Less than a week before the general election on Nov. 6, four House District 51A and 51B candidates delved into controversial territory during a political forum hosted by the Eagan Rotary Club.
Partway through the hour-long event, moderator and Rotary Club member Dave Keller each candidate to describe their stances on both the marriage and Voter ID amendments.
Keller's questions prompted strong, at times personal responses from District 51A candidates Rep. Diane Anderson (R) and Sandy Masin (DFL) and District 51B candidates Laurie Halverson (DFL) and Rep. Doug Wardlow (R).
"This is about real families, and this is about families who currently exist in our state," said Halverson, referring to the marriage amendment debate. Several of her family members would be affected by the amendment, Halverson said. The amendment would not only prevent same-sex marriage, but stop the conversation altogether, she said.
Halverson's comments prompted a quick reply from Wardlow, who said he supports the amendment because it allows Minnesota residents—rather than "activist" judges—to settle the question.
"This amendment is not going to hurt anyone, because of current law," said Wardlow, referring to an already-enacted Minnesota law that prohibits same-sex marriages.
Masin, who voiced her opposition to the marriage amendment, described it as a "religious issue" that has no place in the Minnesota Constitution. Like Wardlow, Anderson said it was an issue that deserved to be put to a statewide vote.
The candidates' opinions on Voter ID fell along party lines, with Halverson and Masin opposing it and Wardlow and Anderson supporting the measure.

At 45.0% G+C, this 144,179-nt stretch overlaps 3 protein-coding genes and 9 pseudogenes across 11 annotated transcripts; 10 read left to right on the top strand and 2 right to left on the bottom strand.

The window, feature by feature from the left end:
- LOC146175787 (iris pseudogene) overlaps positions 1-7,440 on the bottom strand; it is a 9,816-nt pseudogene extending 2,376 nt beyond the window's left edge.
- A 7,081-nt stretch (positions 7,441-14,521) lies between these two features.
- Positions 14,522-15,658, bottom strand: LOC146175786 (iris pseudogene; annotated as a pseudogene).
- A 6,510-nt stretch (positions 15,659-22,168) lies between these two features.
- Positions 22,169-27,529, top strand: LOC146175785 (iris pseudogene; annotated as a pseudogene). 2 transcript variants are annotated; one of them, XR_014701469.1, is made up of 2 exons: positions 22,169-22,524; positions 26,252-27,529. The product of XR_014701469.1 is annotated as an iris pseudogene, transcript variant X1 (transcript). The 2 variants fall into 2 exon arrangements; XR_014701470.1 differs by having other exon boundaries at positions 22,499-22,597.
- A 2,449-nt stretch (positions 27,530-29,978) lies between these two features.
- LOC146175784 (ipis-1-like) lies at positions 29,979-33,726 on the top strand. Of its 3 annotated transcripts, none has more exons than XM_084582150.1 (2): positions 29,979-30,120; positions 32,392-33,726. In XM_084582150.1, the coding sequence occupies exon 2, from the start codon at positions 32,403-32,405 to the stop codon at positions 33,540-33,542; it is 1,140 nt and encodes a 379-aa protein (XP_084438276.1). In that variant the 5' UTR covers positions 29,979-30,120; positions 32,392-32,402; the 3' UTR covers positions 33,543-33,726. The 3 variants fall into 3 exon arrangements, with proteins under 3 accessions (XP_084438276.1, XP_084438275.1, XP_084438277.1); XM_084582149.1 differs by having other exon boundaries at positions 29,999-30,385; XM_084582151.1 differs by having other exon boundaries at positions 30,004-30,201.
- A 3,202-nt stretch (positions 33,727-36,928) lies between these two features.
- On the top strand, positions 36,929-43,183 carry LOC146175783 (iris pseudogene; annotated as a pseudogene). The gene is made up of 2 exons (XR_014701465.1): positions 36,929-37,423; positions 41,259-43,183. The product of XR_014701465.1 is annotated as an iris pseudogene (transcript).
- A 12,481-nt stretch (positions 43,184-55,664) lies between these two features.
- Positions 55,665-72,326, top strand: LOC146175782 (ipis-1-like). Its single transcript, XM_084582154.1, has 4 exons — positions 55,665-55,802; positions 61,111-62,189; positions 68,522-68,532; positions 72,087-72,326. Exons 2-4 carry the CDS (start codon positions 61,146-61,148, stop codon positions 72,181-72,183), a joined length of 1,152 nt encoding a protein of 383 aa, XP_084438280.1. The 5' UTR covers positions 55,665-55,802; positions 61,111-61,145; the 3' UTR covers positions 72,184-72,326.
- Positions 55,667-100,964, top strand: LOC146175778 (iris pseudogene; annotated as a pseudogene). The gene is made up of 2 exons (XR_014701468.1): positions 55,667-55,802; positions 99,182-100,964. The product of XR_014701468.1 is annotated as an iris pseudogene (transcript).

The questions—and the candidates' responses—sent murmurs through the audience during the debate, which was held at the Eagan Community Center. The forum was the second of two such discussions held by the Rotary Club. Last week, local Senate and Dakota County Board of Commissioners candidates met to debate.
The amendments weren't the only issues that emerged during the event. The audience also posed questions on a handful of familiar topics, including education, taxes and Minnesota's small business environment.
In a moment of agreement, both Wardlow and Halverson said tax reform was necessary to ease the financial burden on local small businesses. Wardlow criticized the current tax system as "Byzantine" and characterized the state's business climate as poor.
Masin criticized the current legislature, laying blame for the government shutdown earlier this summer at the feet of sitting legislators. The state's budget solutions weren't really solutions, Masin added, and will cause future complications.
Anderson, for her part, painted a rosier picture of the state's financial situation.
"My opponent left us with a $6 billion deficit when she left office," Anderson said. "I went and took that $6 billion deficit and we turned it into a $1 billion surplus."